Shawn Dell Joyce artist
Shortcuts to Success
It seems the more successful I become, the more often I hear the same question; "are there secret shortcuts to success? tell me how you did it, I'm running out of time!"
I have even asked other artists the same question. We artists (especially older women who put off art to raise a family or a career) often feel like we are coming late to the game. That somehow we should've started sooner, that we are racing the clock.
But here's the real deal. I'm sure you don't want to hear it because none of us do. The truth is, great painting takes time. There is no quick way, shortcut, or miracle grow that will build your skills overnight. No single class, workshop, book, new gadget or convention will either.
It's a process that can be painful and difficult in direct proportion to your level of openness and teachability. What that means is, if you approach painting as something that can only be innate and no one can teach you anything-then you will have a long and painful process.
Painting (at least for me) has been a series of triumphs and tragedies that looks like a slow moving stock on the stock market. One step forward to back, one step forward, one drawback, etc. I got my first commission in 1986 (Mural on Fry Street in Denton TX) and have been painting consistently ever since. That's over 30 years.
While I'm clearly not your go-to-gal for shortcuts, I can tell you what pitfalls to avoid since I have hit most of them, or learned from others who did...
make your painting time sacred-nothing, I mean nothing can get in it's way. Not a pandemic, not a trip to the ER, not your best friend's mental breakdown. Turn the phone off, shut (and lock) the studio door, let the laundry pile up and ignore the mountain of dirty dishes. This is YOUR painting time! Set that boundary hard and fast with friends and family, or commit to a class that gets you in the routine of painting on the same day, time, each week. There is no way your skills will get better without actually doing it-so paint!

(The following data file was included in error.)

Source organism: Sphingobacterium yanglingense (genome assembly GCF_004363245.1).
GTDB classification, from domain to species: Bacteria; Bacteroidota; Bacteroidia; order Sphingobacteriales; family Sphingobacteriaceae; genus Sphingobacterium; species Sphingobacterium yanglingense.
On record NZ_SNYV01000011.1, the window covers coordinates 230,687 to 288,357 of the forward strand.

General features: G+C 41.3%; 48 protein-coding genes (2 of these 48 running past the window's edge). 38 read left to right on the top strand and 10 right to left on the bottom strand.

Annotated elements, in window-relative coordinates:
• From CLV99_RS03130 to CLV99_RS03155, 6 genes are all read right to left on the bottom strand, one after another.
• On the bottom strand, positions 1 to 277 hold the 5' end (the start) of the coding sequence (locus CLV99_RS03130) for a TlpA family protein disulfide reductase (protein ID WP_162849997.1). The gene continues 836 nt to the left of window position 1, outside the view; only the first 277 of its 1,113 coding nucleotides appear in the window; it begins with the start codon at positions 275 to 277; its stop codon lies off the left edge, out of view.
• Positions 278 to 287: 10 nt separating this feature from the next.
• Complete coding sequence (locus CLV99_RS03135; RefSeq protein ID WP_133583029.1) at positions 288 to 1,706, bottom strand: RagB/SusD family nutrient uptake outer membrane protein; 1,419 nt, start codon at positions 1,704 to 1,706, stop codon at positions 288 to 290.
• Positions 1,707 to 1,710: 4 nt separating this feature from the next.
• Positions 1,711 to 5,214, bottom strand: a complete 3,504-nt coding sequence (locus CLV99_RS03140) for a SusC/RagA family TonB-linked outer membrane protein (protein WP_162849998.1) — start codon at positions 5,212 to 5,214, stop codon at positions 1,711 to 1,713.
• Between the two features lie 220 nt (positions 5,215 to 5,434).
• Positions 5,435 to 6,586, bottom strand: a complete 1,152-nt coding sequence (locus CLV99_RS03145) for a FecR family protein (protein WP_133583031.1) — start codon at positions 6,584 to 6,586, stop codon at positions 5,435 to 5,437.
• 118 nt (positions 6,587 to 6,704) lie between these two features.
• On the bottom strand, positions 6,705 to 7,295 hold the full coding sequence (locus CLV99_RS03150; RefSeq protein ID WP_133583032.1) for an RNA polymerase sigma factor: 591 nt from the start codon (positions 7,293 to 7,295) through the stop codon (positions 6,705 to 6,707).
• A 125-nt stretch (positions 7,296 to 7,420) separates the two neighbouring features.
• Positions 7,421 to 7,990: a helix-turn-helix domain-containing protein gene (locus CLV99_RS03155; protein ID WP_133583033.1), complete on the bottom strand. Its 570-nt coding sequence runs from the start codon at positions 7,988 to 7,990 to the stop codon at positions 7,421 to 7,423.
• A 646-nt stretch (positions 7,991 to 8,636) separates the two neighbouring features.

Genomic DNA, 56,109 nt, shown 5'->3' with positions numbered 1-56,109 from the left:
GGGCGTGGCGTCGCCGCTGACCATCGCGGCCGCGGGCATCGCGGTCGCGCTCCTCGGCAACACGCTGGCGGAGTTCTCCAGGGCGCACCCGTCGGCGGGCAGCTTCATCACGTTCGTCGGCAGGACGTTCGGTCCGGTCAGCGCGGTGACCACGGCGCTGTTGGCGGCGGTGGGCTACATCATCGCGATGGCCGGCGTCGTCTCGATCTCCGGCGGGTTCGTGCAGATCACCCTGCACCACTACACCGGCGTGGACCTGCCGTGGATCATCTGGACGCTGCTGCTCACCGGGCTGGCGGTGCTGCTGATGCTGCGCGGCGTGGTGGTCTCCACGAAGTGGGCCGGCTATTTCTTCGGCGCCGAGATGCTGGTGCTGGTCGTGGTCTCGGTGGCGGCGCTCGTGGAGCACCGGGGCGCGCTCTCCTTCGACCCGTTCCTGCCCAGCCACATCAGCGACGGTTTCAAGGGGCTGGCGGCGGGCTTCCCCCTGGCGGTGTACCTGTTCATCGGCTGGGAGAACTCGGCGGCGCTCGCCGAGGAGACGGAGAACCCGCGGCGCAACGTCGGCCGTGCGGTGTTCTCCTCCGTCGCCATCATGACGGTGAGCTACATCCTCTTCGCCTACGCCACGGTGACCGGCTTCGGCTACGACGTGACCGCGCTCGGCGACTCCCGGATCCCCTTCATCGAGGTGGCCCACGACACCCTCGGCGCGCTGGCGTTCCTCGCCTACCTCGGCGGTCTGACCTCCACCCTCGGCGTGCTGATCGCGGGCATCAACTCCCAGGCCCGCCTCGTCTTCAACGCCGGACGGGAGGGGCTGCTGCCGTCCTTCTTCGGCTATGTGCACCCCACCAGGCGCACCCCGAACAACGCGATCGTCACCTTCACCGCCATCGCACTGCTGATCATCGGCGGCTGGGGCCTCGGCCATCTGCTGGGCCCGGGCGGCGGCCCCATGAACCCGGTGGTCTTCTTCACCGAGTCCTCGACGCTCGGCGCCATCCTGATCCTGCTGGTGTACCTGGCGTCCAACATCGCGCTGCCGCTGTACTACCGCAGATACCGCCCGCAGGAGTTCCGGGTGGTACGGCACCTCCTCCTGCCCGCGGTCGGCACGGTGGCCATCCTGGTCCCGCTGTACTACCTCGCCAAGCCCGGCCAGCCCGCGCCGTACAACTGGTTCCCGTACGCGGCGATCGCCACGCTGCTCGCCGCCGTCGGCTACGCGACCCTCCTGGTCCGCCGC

Don't be self taught! if you can't learn from others then you are doomed to waste many years making the same mistakes over and over. The cost of a workshop or class with someone who truly has something to offer you (do your research on the teacher first!) can save you years of doing things the wrong way and developing bad painting habits. None of the great painters are self-taught, they all had friends, mentors, colleagues and even master artists who influenced them.
Do your research! Very few artists can walk into a gallery and get immediately accepted. Go to galleries, see what they are selling (red dots, not what's on the wall) and do your research! This is true for marketing as well. Read books, go to seminars, take classes learn how to use things like Photoshop and Microsoft Excel and be professional. If you want to be taken seriously, you have to treat art like a business and take it seriously yourself. This means teaching an old dog new tricks like how to use ZOOM, and keep financial records, know what Branding is, (not the Texas kind!) etc.
Have a vision of what you want to create and stick to it. In "The Artist's Way" by Julia Cameron, she calls this "true north." How do you know when you are successful if you don't know what your true north looks like? One of my favorite podcasts; Savvy Painter Podcast hosted by Antrese Wood, poses this question to her guests; "what's your dream painting? if you had unlimited money and time what would you paint?"
Figure it out, and stick to it. For me, it's wildness, and connecting people with our
planet as a living, breathing thing and seeing nature as worth preserving. If I had